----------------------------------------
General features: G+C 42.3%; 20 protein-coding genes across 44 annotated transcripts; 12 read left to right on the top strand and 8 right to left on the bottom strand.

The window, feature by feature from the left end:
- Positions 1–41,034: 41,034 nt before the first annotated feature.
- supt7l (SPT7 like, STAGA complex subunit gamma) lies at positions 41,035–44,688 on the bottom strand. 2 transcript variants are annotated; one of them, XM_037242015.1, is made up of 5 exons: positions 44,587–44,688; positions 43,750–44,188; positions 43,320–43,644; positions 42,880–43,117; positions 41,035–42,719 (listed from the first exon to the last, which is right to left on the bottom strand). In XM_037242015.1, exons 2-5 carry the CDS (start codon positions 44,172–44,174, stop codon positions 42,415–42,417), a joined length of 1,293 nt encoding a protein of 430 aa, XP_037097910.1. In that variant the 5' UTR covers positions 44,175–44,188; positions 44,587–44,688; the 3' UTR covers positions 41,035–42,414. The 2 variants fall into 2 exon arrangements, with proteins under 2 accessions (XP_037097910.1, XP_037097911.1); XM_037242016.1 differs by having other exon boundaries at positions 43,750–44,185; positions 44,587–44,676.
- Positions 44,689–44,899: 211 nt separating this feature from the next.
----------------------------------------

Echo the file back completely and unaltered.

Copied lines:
General features: G+C 42.3%; 20 protein-coding genes across 44 annotated transcripts; 12 read left to right on the top strand and 8 right to left on the bottom strand.

The window, feature by feature from the left end:
- Positions 1–41,034: 41,034 nt before the first annotated feature.
- supt7l (SPT7 like, STAGA complex subunit gamma) lies at positions 41,035–44,688 on the bottom strand. 2 transcript variants are annotated; one of them, XM_037242015.1, is made up of 5 exons: positions 44,587–44,688; positions 43,750–44,188; positions 43,320–43,644; positions 42,880–43,117; positions 41,035–42,719 (listed from the first exon to the last, which is right to left on the bottom strand). In XM_037242015.1, exons 2-5 carry the CDS (start codon positions 44,172–44,174, stop codon positions 42,415–42,417), a joined length of 1,293 nt encoding a protein of 430 aa, XP_037097910.1. In that variant the 5' UTR covers positions 44,175–44,188; positions 44,587–44,688; the 3' UTR covers positions 41,035–42,414. The 2 variants fall into 2 exon arrangements, with proteins under 2 accessions (XP_037097910.1, XP_037097911.1); XM_037242016.1 differs by having other exon boundaries at positions 43,750–44,185; positions 44,587–44,676.
- Positions 44,689–44,899: 211 nt separating this feature from the next.